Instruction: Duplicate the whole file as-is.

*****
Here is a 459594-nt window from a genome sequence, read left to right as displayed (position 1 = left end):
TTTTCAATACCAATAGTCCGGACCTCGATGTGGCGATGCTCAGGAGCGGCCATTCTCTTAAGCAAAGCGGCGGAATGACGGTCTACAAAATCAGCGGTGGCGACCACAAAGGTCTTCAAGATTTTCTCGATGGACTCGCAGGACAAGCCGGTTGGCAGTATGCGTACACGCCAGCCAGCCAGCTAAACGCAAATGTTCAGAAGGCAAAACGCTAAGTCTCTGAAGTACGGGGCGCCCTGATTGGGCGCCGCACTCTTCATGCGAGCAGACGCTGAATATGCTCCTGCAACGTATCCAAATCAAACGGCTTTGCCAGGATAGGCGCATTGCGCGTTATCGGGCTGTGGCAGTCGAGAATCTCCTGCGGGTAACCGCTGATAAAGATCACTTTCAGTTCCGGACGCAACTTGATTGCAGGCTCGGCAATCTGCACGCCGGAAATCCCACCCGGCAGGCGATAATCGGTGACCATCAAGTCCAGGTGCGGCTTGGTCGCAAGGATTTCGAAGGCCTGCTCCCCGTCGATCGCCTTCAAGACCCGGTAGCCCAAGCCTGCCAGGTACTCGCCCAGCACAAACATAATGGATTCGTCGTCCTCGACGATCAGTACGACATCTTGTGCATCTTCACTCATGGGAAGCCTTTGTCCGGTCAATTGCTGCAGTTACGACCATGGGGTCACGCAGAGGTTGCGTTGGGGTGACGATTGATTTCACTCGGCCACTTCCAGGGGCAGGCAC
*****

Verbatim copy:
Here is a 459594-nt window from a genome sequence, read left to right as displayed (position 1 = left end):
TTTTCAATACCAATAGTCCGGACCTCGATGTGGCGATGCTCAGGAGCGGCCATTCTCTTAAGCAAAGCGGCGGAATGACGGTCTACAAAATCAGCGGTGGCGACCACAAAGGTCTTCAAGATTTTCTCGATGGACTCGCAGGACAAGCCGGTTGGCAGTATGCGTACACGCCAGCCAGCCAGCTAAACGCAAATGTTCAGAAGGCAAAACGCTAAGTCTCTGAAGTACGGGGCGCCCTGATTGGGCGCCGCACTCTTCATGCGAGCAGACGCTGAATATGCTCCTGCAACGTATCCAAATCAAACGGCTTTGCCAGGATAGGCGCATTGCGCGTTATCGGGCTGTGGCAGTCGAGAATCTCCTGCGGGTAACCGCTGATAAAGATCACTTTCAGTTCCGGACGCAACTTGATTGCAGGCTCGGCAATCTGCACGCCGGAAATCCCACCCGGCAGGCGATAATCGGTGACCATCAAGTCCAGGTGCGGCTTGGTCGCAAGGATTTCGAAGGCCTGCTCCCCGTCGATCGCCTTCAAGACCCGGTAGCCCAAGCCTGCCAGGTACTCGCCCAGCACAAACATAATGGATTCGTCGTCCTCGACGATCAGTACGACATCTTGTGCATCTTCACTCATGGGAAGCCTTTGTCCGGTCAATTGCTGCAGTTACGACCATGGGGTCACGCAGAGGTTGCGTTGGGGTGACGATTGATTTCACTCGGCCACTTCCAGGGGCAGGCAC